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Principle

I'm working on this!

The camara electronics consist of three blocks:

The Optical sensor is, I suspect, an Omnivision OV6620 or a very similar device (Some of the arguments are: it has 48 connections, the resolution almost corresponds (356x292 instead of 320x240) and, most importantly, most of the commands I could detect, correspond to this sensor).

RAM: This is - once again - mostly guesswork. Y (mostly green) color information is stored into one of the RAMs, UV (red and blue difference signals) are stored in the other RAM.

The QV108-02 ASIC is a custom chip, developed by (or for) Alaris, which glues things together. It has the logic inside to attend to the parallel port in Compatibility Mode or in ECP mode, including the IEEE1284 identification and transaction negotiation. It also has the capability of generating the I2C control signals for the optical sensor chip, to control its intensity, brightnes and many other parameters. And lastly, it generates the complex control signals for the RAM to generate (at least) three compression modes: YUV422, YVU91 and VGPixel.

Here is an argument against the sensor being an OV6620: The Omnivision chip can handle 8 bits transfers too, needing only one RAM. There must be a reason why the designers decided to include a second memory chip, with the extra cost, and power consumption.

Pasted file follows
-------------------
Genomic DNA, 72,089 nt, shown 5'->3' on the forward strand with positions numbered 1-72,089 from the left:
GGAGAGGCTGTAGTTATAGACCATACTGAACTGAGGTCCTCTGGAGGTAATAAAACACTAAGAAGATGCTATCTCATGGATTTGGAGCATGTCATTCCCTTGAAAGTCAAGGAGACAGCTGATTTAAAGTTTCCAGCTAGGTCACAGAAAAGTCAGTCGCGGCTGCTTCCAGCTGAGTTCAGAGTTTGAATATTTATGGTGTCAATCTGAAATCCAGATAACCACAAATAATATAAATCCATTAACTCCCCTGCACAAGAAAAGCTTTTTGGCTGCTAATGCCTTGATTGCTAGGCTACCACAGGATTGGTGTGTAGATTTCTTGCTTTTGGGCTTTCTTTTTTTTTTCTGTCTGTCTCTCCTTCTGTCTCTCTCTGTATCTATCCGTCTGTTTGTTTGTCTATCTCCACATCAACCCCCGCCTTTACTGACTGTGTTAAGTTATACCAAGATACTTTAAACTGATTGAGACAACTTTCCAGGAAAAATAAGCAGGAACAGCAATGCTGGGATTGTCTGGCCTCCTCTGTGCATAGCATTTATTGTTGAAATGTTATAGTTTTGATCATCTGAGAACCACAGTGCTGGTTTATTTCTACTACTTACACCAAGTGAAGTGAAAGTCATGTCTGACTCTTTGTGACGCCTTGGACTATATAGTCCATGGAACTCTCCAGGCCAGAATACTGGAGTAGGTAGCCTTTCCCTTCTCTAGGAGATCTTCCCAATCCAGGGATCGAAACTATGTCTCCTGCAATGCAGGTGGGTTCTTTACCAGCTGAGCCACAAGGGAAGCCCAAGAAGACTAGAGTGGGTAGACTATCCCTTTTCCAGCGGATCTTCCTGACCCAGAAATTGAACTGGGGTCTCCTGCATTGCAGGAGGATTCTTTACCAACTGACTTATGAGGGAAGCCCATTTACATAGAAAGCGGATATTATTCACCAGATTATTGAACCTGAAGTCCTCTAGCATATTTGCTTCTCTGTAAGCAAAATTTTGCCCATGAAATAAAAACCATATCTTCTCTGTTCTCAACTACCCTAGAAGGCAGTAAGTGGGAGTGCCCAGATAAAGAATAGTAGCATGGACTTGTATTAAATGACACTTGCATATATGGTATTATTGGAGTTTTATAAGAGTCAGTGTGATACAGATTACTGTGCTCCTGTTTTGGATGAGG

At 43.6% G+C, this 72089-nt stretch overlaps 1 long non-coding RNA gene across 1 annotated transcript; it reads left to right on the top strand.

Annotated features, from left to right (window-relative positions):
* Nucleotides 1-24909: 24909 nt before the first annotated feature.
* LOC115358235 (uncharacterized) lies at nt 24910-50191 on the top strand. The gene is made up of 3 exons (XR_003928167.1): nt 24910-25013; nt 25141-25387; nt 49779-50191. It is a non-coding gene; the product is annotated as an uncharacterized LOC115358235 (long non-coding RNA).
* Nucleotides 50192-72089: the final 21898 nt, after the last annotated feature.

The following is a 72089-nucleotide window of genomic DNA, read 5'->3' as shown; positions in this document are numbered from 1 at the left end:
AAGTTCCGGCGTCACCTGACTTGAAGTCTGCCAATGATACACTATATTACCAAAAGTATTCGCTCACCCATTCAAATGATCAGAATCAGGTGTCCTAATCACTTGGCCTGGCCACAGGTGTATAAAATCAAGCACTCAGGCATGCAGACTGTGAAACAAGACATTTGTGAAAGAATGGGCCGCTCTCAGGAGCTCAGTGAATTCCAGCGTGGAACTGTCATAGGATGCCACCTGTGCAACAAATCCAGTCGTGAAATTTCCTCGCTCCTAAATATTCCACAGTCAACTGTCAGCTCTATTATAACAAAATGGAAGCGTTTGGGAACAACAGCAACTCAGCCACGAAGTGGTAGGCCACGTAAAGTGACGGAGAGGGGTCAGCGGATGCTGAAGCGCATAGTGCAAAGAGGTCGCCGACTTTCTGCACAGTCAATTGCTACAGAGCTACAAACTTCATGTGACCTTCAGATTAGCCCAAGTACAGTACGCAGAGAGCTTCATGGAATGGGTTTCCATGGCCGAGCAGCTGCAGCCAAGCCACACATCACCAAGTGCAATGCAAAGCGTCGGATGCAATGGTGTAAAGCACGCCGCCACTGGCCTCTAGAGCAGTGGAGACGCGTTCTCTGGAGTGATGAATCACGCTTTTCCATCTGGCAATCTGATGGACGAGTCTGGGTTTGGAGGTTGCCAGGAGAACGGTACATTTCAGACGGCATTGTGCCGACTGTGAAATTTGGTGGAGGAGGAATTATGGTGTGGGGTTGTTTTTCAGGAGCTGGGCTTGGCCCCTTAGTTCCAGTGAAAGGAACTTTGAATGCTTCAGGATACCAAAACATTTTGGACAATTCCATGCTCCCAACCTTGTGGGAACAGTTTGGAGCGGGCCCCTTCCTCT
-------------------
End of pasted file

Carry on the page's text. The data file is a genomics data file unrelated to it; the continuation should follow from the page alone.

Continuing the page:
Optical sensor

Have a good look at how the pixels are obtained from the sensor chip. The spec says it has a resolution of 356 pixels horizontally, and 292 vertically. This is not entirely true - particularly in color (and b/w mode isn't accesible it seems). Of each square of 4 pixels, two are designated to capture green light, one red, and one blue.

This does compensate for the eye's sensitivity: it's about twice as sensitive for green as for blue/red. The output of the sensor chip can be either directly these R, G, and B values, or the chip itself can combine them into Y, U and V values, even with different coefficients to cover several standards.

So, the actual resolution is less than the 356 specified, but we cannot actually half it (to 178), as there is actually different intensity information available for each pixel. Later on, particularly after sending it using the (best) of the compressed norms, we will actually take the mean of the color for the four pixels. (One of the other modes, actually reduces the color information 4 more times!)

14293


(c) John Coppens ON6JC/LW3HAZ mail